5

It depends on the normalization that you perform on the data. Note that for computing the Pearson correlation coefficient you subtract the means of the signals. This is normally not the case if you simply compute a mean squared error between the signals, unless mean removal is part of your normalization procedure. I assume you compute the Pearson correlation ...


5

I am trying to answer your question about incoherence here rather than update my previous answer on another question of yours. Compressive sensing requires low coherent pairs. So the lower $\mu(\Phi,\Psi)$, the better. Actually is $\Phi$ is spike basis (identity matrix) with $\phi_k(t) = \delta(t-k)$, and $\Psi$ is Fourier basis with $\psi_j(t) = 1/\sqrt n ...


5

What are reasons to choose for cross-correlation or cross-covariance when comparing signals with non-zero mean? Well, part of the issue is that cross-correlation as defined in your equation: $$(f \star g)[n]\ \stackrel{\mathrm{def}}{=} \sum_{m=-\infty}^{\infty} f^*[m]\ g[m+n].$$ will not exist (or be infinite) if $f$ and $g$ have non-zero mean. So, in ...


5

$\underline{Prologue :}$ Let me ask you another question, How will you compare two complex numbers $U$ (a+jb) and $V$ (c+jd)? By comparing magnitude? Subtract them and take real part? Multiply them and compare? Since any complex number involves two entities ( one for magnitude |$z$| and other for argument $\theta$ ) any comparison involves comparison of ...


5

As your plot shows, the second form allows for the correlation peak to be negative. Now, what does a strong negative cross correlation mean? It means the signals are very similar, except one has a negative sign in front of it, i.e., $x_1 \approx -x_2$. Whether or not this makes sense depends a lot on the actual application. In the application you describe, ...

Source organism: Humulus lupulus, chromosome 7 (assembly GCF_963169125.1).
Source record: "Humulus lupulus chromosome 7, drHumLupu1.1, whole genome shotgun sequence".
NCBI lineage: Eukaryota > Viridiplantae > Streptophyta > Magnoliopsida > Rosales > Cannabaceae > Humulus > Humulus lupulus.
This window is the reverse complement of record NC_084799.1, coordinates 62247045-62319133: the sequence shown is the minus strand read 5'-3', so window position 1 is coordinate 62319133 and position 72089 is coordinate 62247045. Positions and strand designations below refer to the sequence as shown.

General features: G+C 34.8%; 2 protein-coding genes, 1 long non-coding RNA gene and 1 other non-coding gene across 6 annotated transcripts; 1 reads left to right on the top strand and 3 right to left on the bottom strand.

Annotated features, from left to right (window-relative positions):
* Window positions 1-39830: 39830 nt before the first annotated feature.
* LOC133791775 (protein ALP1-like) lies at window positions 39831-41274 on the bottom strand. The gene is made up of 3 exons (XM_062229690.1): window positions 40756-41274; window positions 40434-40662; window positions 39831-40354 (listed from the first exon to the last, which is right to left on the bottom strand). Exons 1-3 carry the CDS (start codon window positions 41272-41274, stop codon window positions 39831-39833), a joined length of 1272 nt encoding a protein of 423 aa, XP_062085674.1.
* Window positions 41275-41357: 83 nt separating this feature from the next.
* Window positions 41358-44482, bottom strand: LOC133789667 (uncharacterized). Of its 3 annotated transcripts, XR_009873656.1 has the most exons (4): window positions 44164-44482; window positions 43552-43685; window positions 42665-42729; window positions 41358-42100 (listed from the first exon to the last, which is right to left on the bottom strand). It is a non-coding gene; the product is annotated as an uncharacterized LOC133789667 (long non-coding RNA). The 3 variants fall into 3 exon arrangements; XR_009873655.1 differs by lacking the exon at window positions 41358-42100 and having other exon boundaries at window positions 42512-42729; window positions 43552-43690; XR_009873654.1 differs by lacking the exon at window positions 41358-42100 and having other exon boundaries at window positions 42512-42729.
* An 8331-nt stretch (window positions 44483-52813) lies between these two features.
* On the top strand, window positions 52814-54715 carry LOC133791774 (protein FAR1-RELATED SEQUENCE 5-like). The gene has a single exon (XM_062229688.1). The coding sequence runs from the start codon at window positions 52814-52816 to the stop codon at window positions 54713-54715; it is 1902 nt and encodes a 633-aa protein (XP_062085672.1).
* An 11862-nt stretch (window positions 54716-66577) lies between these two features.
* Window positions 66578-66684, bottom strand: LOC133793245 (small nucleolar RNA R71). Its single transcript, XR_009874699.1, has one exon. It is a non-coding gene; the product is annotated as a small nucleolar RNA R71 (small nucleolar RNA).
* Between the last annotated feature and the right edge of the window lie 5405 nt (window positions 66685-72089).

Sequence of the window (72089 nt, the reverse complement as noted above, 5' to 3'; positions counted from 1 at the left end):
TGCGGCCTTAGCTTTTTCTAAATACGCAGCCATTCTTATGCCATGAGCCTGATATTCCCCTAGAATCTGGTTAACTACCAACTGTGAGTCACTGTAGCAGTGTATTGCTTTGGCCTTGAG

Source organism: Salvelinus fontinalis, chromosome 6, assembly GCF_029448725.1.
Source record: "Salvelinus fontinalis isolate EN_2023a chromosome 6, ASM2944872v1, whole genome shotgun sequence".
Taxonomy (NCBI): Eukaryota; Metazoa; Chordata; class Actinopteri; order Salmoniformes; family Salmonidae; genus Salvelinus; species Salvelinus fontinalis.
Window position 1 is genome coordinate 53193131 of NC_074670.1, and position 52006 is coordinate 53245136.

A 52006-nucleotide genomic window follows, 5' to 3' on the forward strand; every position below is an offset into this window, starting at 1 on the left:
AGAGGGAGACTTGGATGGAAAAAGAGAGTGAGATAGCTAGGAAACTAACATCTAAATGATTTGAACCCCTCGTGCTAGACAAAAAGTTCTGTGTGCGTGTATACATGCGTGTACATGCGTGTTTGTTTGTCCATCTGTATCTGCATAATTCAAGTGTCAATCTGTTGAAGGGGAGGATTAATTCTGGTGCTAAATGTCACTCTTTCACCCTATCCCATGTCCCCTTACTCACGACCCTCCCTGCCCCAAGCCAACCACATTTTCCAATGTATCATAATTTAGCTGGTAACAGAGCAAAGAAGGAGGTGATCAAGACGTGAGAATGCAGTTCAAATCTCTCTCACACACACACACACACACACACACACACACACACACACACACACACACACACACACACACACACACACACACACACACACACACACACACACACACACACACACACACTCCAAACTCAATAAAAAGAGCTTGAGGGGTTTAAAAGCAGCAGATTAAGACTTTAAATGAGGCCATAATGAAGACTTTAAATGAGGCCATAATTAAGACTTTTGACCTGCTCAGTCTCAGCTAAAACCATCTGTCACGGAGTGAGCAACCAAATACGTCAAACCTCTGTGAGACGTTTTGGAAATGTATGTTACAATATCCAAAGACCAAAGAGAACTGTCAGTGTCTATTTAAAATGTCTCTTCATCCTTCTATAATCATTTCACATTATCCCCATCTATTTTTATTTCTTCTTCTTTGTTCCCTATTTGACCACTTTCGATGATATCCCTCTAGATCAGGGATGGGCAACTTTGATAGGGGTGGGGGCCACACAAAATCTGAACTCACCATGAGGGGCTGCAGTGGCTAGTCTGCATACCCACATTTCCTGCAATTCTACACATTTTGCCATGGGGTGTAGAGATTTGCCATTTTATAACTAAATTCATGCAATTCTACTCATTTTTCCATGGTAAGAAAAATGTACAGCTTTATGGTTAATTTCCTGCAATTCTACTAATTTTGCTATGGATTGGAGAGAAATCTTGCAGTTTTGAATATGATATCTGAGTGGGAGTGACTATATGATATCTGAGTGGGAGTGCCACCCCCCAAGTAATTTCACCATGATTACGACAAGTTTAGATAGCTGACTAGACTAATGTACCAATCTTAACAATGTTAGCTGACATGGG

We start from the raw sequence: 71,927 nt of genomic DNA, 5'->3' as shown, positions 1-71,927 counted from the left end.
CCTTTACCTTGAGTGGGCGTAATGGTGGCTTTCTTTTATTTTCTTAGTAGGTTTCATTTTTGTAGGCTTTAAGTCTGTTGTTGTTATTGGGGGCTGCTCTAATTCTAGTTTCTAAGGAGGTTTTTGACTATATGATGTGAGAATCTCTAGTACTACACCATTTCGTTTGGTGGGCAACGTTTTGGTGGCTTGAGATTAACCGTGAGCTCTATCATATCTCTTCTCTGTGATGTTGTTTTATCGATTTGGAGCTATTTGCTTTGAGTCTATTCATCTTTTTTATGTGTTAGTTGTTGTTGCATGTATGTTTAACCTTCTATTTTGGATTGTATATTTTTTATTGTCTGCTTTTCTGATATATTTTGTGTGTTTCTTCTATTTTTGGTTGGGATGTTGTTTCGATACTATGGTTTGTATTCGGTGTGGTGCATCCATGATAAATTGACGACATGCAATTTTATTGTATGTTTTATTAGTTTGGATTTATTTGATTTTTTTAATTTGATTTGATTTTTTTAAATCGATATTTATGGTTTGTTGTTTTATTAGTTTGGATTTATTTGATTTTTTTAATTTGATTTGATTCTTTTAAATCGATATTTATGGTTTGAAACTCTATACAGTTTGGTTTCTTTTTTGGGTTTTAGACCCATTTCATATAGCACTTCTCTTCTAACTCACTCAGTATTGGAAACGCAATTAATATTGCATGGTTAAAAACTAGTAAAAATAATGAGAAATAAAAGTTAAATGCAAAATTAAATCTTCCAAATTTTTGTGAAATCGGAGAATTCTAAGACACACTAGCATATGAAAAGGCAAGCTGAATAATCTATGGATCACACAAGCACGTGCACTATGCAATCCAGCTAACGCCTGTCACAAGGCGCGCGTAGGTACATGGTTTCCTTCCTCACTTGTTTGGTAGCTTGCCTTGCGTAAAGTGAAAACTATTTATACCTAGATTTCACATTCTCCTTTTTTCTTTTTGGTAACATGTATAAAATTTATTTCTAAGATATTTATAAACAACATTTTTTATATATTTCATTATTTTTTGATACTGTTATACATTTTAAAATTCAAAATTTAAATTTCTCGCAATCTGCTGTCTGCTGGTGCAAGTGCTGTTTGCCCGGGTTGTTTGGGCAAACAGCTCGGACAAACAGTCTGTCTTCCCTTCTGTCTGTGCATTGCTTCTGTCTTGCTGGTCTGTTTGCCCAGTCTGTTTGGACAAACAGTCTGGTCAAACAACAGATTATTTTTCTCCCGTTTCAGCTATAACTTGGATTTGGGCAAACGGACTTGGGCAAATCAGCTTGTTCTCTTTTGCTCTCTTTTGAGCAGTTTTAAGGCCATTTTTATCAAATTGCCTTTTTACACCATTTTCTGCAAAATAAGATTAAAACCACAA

4

I understand your confusion because the equation is barely understandable from the information given in the book. It becomes more clear from the original paper by Classen and Meyr [1] from which it has been taken. They propose a two stage frequency offset estimation that consists of an acquistion stage and a tracking stage. The equation you've cited ...


4

For power signals $x(t)$ and $y(t)$, the function $$R_{xy}(\tau)=\lim_{T\rightarrow\infty}\frac{1}{2T}\int_{-T}^{T}x(t)\bar{y}(t+\tau)dt\tag{1}$$ is the cross-correlation of $x(t)$ and $y(t)$. So the expression you're asking about is the cross-correlation of $x(t)$ and $y(t)$ evaluated at lag $\tau=0$: $$R_{xy}(0)=\lim_{T\rightarrow\infty}\frac{1}{2T}\...


4

You are mixing up two different notions. Your random process is a collection of random variables $\{X(t)\colon -\infty < t < \infty\}$, one random variable for each time instant. The autocorrelation function of the process is $$R_X(t, \hat{t}) = E[X(t)X(\hat{t})], -\infty < t, \hat{t} < \infty$$ and is a two-dimensional function (meaning it has ...


4

Note that (discrete-time) convolution is defined as $$x_1[n]\star x_2[n]=\sum_kx_1[k]x_2[n-k]\tag{1}$$ and correlation is defined as $$r_{x_1,x_2}[n]=\sum_kx_1[k]x_2[k-n]\tag{2}$$ Comparing $(1)$ and $(2)$ we see that correlation can be written as the following convolution: $$r_{x_1,x_2}[n]=x_1[n]\star x_2[-n]\tag{3}$$ The $\mathcal{Z}$-transform of $...


4

edit: to be clear this answer describes why Lab can be described as a decorrelated color space. This does not imply that decorrelation is the main benefit of using Lab (see many answers on why Lab is useful) If you plot all the RGB colors of a standard RGB image of the natural world you will notice something (see below), the values tend to fall on a ...